Some months back, Bob Adey recommended a ‘locked room’ mystery to me dating from 1929 and called The Medbury Fort Murder; he also supplied me with a copy. The book was written by George Linnelius, a writer of whom I’ve never heard, and so far I’m afraid I have failed to get round to reading it.
But I was reminded to dig it out of the to-be-read pile by the arrival of the latest issue of Arthur Vidro’s excellent fanzine Give Me That Old-Time Detection. The cover reproduces, in black and white, the dust jacket of the book and it looks rather entertaining (‘Lieutenant Lepean had loved too many women so early one morning…’ ‘At least a dozen men wanted to kill Lt. Lepean – which one murdered him in a locked room?’)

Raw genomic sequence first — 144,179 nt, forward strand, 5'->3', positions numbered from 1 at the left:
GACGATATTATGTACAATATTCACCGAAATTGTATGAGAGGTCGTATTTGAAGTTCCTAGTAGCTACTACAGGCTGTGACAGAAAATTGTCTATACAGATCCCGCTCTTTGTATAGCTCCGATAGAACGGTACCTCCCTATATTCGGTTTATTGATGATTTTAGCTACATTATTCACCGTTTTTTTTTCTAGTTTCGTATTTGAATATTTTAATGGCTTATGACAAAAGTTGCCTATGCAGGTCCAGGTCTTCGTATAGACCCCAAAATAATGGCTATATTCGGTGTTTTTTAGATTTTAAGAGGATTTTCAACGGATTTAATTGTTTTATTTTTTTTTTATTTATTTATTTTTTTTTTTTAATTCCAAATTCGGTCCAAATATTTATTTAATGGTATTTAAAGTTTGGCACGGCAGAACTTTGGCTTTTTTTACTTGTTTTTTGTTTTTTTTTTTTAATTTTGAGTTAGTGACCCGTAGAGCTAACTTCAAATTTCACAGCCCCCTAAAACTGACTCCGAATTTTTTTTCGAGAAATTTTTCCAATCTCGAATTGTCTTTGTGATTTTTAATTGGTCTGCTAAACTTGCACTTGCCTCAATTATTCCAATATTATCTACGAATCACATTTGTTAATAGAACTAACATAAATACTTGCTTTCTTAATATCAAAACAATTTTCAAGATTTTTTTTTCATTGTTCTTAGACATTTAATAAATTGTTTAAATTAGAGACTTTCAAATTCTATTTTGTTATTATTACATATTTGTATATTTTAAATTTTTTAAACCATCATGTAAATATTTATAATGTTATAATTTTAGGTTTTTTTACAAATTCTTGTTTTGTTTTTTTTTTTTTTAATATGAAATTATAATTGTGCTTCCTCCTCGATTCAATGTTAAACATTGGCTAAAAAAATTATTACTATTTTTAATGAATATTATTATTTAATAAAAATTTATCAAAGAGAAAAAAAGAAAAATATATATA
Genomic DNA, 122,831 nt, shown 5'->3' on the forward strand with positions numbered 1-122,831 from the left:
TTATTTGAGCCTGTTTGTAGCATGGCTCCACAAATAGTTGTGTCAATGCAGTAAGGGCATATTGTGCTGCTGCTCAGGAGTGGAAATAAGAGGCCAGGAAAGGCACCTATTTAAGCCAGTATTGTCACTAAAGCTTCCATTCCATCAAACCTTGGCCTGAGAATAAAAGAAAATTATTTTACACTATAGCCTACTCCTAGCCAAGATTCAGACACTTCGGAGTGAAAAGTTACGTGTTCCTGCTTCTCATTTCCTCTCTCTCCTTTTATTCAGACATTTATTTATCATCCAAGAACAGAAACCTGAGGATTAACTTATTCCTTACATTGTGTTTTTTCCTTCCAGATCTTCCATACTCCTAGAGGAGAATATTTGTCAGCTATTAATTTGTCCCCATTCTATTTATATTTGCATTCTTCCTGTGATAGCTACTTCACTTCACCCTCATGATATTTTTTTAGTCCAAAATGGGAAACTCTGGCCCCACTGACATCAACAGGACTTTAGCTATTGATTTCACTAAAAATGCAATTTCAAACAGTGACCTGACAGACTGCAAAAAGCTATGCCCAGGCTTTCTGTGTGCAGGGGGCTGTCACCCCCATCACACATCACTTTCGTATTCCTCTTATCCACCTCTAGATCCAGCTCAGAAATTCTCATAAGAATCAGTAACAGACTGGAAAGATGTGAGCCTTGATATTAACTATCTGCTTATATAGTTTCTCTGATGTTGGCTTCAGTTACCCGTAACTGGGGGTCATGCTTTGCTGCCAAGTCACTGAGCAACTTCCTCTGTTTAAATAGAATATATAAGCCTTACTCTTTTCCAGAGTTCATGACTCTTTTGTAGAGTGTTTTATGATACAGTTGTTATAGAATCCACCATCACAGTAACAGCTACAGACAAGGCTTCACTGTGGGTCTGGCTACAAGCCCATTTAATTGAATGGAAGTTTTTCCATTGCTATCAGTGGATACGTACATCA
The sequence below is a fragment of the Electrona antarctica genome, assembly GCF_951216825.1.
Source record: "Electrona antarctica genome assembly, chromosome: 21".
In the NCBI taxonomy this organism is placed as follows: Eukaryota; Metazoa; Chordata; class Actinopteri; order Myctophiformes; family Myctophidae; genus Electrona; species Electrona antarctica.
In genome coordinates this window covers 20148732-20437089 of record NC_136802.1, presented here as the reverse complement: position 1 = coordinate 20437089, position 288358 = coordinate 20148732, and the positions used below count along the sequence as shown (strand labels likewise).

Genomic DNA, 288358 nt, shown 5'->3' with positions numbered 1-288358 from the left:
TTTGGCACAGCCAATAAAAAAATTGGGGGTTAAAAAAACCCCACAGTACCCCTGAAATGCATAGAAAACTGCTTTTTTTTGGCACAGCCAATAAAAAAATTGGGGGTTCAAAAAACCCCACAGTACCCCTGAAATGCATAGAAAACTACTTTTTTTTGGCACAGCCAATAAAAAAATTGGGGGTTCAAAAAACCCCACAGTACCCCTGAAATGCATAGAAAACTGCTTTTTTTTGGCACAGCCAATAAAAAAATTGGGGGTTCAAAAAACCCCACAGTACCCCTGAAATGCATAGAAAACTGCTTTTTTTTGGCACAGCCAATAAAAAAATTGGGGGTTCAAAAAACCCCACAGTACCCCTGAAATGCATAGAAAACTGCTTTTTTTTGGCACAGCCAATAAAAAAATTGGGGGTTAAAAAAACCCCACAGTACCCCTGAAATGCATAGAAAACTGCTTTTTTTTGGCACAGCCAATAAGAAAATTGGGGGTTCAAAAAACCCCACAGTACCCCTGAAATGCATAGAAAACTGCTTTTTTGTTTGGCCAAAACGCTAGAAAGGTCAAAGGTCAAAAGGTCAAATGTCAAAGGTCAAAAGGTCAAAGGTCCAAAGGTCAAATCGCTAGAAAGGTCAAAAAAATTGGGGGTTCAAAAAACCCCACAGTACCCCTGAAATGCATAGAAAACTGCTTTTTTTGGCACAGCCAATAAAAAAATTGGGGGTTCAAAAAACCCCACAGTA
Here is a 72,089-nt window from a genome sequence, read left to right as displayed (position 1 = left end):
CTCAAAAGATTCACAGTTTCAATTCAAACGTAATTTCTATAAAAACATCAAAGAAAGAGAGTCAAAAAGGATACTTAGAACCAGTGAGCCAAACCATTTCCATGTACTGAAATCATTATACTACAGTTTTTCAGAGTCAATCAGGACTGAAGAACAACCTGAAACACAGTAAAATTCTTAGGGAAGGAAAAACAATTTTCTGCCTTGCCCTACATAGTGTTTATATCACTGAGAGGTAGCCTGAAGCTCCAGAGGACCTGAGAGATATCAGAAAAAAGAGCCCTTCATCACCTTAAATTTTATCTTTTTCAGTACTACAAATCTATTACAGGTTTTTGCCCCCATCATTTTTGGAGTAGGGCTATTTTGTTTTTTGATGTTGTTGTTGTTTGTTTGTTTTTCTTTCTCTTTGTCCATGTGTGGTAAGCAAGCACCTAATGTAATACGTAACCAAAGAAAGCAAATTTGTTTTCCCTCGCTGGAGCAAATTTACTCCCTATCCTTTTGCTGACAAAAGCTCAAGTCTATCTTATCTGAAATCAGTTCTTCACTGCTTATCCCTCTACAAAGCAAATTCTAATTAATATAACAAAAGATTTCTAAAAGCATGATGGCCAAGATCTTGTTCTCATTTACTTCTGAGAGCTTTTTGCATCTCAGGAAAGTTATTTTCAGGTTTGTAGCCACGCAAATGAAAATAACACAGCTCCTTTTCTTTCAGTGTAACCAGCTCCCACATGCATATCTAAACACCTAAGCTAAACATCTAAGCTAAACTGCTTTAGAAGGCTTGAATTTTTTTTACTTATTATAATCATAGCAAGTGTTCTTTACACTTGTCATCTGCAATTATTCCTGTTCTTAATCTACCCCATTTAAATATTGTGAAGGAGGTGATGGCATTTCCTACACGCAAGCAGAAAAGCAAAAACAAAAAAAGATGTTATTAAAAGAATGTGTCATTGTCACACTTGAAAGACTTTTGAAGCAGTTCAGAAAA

The book features in a fascinatinglist of favourite impossible crime stories which Bob himself has contributed to the magazine. As ever, his comments are concise and instructive. There are plenty of other good things in this issue, which is perhaps the best I’ve seen to date. There are some pithy reviews, including several by Charles Shibuk, a demanding but perceptive commentator, and a long instalment in Marv Lachman’s series of articles about stage plays with a criminal element. There’s also a very welcome piece by the Agatha Christie expert John Curran.
This type of publication is a labour of love, and Arthur Vidro, whom I had the pleasure of meeting briefly when I was in the States a year ago, is really getting into his stride now as editor. Along with its British cousin CADS, this magazine flies the flag for otherwise forgotten Golden Age mysteries with great enthusiasm (and intelligence, as you would expect from a publication associated with Mensa.) Long may it continue to flourish.